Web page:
Before arriving here we spent a couple of nights back in Albany then moved up to Donnybrook where we spent the night parked at the front of Glenys and Wayne Fergusons new/old place. Glenys is a long standing past school mate of Maggie Laytons with whom she has shared a number of travel experiences over many years. We had a great night comparing notes on mutual friends. Wayne too is a collector of miscellany and took great delight in taking me through an incredible collection of Aboriginal artifacts, rare coins and miniature demonstration brass guns/cannons. Fascinating what some people collect and can recognize value in. I know all of these things exist and have marketable or collectable value but I never seem to be in the right place at the right time to find them or even recognize them.

Judi and Rob Dey arrived here Saturday, caught up with us for dinner last night and we’re about to meet Judis’ father today. So, off to lunch – ah the social whirl. As evidence that we are here (and not there) I tender these photos taken on the I-Phone in and from Kings ParkPerth 001  above PerthPerth 005 Perth 006

 

 

 

 

 

 

Perth 007

 

 

 

 

 

 

We’ve yet to start exploring Perth but now that I have new orthotics and can walk again we’ll get going. Meanwhile the Winnie has to go to the doctors for an electrical check-up, a service and some repairs. The Suzi also needs an electrician and a service cos I haven’t been able to sort and install the winch electrics and its now 3 years old and under terms of the warranty has to have a service every now and again. So, I think a lot of walking is in front of us.

 

 

 

6 May 2013

Manjimup I hear you say

Found a little slice of heaven a long way from home and whilst I might have used this phrase before when referring to most of southern WA, “Fontys Pool” is as close as it gets. Look it up at www.fontyspool.com.au rather than me bore you with the historical details but it is very photogenic……..Fontys Pool 013

 

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Manjimup itself is not a ‘home’ choice being a small country town with few features but we’ve tried truffles and truffle derivatives, picked our own apples and even bought some local wine.

Bridgetown, going back a day or two, was a nicer small country town than Manjimup but the caravan park was quite low key by comparison to this one. Bridgetown did however have some quirky little things though including its winter festival (the locals call it fridgetown) – a full 3 month program of winter activities We also tried tea and scones at Horty Towers and if that seems reminiscent of a famous TV show it definitely fits the bill even down to the principal character (but without the silly walks)……003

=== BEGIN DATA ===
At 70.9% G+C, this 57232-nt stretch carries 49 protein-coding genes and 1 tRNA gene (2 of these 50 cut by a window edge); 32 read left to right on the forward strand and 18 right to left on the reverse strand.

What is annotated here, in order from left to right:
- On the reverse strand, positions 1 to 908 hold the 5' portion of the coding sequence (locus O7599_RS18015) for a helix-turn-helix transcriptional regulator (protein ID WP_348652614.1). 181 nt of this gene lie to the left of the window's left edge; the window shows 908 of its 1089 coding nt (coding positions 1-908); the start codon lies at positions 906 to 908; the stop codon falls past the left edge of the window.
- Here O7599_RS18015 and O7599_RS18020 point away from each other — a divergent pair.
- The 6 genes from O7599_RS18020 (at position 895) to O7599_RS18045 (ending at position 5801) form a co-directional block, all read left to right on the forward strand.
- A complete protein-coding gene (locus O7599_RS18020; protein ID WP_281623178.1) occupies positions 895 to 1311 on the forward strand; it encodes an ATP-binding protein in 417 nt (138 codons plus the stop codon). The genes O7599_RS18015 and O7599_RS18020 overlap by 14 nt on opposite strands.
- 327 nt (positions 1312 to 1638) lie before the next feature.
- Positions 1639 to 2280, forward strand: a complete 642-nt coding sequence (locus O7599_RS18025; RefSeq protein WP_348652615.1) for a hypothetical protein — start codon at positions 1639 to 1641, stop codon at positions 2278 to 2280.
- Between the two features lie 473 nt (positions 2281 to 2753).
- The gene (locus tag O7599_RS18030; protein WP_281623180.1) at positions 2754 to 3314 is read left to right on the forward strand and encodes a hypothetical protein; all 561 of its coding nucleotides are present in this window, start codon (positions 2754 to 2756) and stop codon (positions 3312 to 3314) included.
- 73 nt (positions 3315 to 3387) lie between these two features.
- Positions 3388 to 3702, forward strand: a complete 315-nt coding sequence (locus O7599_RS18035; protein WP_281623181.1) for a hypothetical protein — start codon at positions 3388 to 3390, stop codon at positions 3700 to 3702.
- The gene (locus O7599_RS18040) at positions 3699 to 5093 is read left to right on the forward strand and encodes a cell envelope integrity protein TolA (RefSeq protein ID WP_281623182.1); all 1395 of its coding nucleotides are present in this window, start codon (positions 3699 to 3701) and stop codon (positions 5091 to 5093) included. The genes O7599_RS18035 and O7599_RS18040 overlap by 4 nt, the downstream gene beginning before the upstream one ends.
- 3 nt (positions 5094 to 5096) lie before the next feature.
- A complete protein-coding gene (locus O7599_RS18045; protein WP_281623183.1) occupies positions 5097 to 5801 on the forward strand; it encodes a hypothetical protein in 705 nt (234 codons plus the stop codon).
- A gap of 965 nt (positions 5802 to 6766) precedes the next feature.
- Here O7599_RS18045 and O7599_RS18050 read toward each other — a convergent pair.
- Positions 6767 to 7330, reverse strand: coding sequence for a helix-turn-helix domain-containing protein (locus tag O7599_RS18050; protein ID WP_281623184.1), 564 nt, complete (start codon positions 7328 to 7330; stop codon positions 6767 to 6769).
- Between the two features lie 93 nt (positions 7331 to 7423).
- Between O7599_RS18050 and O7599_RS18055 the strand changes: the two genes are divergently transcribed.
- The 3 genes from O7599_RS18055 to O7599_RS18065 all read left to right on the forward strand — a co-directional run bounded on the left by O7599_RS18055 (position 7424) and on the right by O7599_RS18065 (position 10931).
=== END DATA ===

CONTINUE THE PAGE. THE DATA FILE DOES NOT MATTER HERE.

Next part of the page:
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Bridgetown is the administrative centre for the area but Greenbushes nearby is the  work centre and the real history. Notable for tin mining back in the late 1800’s it has continued as a mine site both underground and open cut and today is notable for the continuing underground mining under the open cut . Tin, tantalum and lithium are the spoils of todays mining but the old open cut is impressive ……….IMGP2161

 

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Theses photos are actually of Greenbushes, nearby township to Bridgetown and the original mining centre of the area. Its history dates to the late 1800’s wherein it commenced as an underground tin mine (or 2 or 3) and developed over many years and ownerships to an opencut and now to an underground mine under the opencut. Current mining is tantalum and lithium as well as tin and is operated by “Sons of Gwalia”. If you look closely at one of the mine shots you’ll see a 90 tonne ore truck, four of which we saw travel up the stope and unload within the 20 minutes or so that we  were at the viewing platform, so it is obviously still a very busy mine. The pool is an old sluicing pool converted in the 50’s to a swimming pool.

I’m very pleased that we don’t run on gas (LPG for the overseas readers) as the price as we move further away from Perth ever rises – here in Manjimup it’s 99.9 c/l whereas diesel is “only” 1.52 c/l. Our economy has however improved a bit. We’re down to 22.2l/100km (12.786 mpg for the Americans[ but don’t forget that our English gallon is 8 pints]) for the entire 8000 km so far of the trip. I can say I’m also pleased that we drive the truck we do – each of the tyres for the aforementioned ore trucks costs $12600.00.

From here we’re back to Albany to pick up new orthotics so I can walk again thence slowly back to Perth for a couple of weeks while we catch up with visiting friends and new acquaintances then back down to Augusta for a Winnebago Club whale watch safari then back to Margaret River for a farm stay. Oh! life is so tedious.

 

 

 

 

 

 

 

 

 

 

 

 

 

 

 

 

 

 

 

 

 

 

 

 

 

 

 

 

3 May 2013

Bridgetown

Can’t afford to liveIMGP2131 IMGP2132 IMGP2133 in Mandurah. Land and house costs are more than Toorakky. This is 60 K out of Perth. Please explain!

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Whoops, that’s Abingdon Miniature Village.

 

 

 

The houses in Mandurah are lots bigger…PICT0900

 

 

 

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The block for sale above at $560,000 is way off in the old back blocks amongst some of the original old beach houses. Where does the money come from?  – this place is amazing and I love it but we’ve moved on.

 

 

We found the place we could afford though but it’s standing room only ……..PICT0860

 

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Gnomesville – about 30 K out of  Bunbury, started with a  protest by placing some gnomes at a road work site that the locals objected to. Its grown to a community of thousands over the last 10 or so years even though the roadworks were completed. You’ve gotta love it -it’s fantastic and weird. These shots only hint at the magnitude of the show but I think there’s still space for us.

By the bye – thanks everyone for the Birthday Wishes. A solemn reminder of the ageing experience – you all got a year older.